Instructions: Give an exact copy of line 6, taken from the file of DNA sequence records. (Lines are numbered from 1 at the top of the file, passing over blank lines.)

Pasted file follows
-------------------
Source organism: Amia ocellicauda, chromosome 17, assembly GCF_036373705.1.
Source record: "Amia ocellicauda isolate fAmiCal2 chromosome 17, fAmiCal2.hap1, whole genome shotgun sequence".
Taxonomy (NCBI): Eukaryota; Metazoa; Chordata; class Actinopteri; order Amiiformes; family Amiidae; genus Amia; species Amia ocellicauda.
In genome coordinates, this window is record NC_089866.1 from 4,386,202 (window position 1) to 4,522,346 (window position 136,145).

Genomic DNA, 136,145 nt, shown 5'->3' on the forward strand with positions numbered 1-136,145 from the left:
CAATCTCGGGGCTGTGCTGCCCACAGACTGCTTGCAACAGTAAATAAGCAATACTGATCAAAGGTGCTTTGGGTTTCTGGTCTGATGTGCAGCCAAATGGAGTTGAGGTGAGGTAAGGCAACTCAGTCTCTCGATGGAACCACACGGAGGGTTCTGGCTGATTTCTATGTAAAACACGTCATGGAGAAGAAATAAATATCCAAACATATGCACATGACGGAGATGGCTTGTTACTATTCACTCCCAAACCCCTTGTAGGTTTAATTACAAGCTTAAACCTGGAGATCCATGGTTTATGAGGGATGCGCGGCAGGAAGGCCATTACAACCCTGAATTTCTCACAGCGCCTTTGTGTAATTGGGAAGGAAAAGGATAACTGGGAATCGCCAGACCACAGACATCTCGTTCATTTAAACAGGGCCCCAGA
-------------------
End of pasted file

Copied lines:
CAATCTCGGGGCTGTGCTGCCCACAGACTGCTTGCAACAGTAAATAAGCAATACTGATCAAAGGTGCTTTGGGTTTCTGGTCTGATGTGCAGCCAAATGGAGTTGAGGTGAGGTAAGGCAACTCAGTCTCTCGATGGAACCACACGGAGGGTTCTGGCTGATTTCTATGTAAAACACGTCATGGAGAAGAAATAAATATCCAAACATATGCACATGACGGAGATGGCTTGTTACTATTCACTCCCAAACCCCTTGTAGGTTTAATTACAAGCTTAAACCTGGAGATCCATGGTTTATGAGGGATGCGCGGCAGGAAGGCCATTACAACCCTGAATTTCTCACAGCGCCTTTGTGTAATTGGGAAGGAAAAGGATAACTGGGAATCGCCAGACCACAGACATCTCGTTCATTTAAACAGGGCCCCAGA